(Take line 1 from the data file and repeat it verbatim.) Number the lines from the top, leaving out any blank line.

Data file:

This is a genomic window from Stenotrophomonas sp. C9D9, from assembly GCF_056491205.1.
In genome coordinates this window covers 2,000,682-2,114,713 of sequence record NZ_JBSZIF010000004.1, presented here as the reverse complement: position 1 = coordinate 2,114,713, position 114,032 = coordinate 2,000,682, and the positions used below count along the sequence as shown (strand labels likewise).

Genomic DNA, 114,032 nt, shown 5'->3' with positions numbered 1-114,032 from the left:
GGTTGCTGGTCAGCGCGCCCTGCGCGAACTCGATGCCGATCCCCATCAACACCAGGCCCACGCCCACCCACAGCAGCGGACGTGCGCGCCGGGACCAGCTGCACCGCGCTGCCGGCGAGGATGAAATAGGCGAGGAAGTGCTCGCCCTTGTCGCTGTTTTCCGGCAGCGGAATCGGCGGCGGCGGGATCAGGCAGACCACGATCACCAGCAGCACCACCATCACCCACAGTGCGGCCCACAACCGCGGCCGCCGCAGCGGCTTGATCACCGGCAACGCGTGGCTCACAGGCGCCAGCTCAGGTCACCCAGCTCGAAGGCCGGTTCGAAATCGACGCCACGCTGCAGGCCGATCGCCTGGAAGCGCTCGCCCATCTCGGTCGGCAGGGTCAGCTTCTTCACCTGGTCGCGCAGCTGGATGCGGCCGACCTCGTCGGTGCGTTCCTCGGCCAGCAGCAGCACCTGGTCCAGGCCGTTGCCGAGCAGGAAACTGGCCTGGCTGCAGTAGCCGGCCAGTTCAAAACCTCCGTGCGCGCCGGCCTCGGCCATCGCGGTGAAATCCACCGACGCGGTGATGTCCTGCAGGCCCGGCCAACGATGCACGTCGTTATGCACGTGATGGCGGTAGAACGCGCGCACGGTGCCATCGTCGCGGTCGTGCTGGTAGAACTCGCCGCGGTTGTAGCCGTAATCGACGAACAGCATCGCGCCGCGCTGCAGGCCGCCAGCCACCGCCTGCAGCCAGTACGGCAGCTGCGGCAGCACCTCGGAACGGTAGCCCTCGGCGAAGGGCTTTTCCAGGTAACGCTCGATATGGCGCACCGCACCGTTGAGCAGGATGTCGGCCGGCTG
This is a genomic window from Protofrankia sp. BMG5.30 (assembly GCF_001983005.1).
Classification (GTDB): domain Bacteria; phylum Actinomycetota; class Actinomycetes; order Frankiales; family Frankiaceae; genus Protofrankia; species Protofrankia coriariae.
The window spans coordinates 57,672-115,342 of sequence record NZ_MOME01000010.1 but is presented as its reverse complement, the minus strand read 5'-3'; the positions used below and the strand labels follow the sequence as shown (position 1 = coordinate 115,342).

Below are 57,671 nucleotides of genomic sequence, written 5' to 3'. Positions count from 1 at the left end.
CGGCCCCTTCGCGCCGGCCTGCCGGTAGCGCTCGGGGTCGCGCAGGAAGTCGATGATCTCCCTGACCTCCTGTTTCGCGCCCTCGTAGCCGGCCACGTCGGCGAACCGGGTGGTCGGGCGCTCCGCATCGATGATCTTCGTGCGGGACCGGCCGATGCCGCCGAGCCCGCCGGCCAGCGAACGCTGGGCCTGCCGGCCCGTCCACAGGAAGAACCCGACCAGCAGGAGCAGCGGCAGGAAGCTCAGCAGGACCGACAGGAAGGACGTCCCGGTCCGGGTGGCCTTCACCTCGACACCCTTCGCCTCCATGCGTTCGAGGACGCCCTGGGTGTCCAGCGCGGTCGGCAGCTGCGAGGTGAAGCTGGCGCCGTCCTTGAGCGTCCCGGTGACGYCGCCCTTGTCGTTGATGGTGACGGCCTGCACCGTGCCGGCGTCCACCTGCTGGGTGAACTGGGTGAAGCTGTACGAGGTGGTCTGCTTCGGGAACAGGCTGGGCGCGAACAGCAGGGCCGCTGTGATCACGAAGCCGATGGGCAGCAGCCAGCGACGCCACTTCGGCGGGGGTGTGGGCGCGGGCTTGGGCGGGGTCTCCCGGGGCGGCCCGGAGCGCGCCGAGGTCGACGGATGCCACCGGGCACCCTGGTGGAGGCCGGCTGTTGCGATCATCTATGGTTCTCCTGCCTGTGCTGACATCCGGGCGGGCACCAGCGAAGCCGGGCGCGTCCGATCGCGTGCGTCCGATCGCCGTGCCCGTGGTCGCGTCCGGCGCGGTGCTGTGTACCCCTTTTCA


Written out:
This is a genomic window from Stenotrophomonas sp. C9D9, from assembly GCF_056491205.1.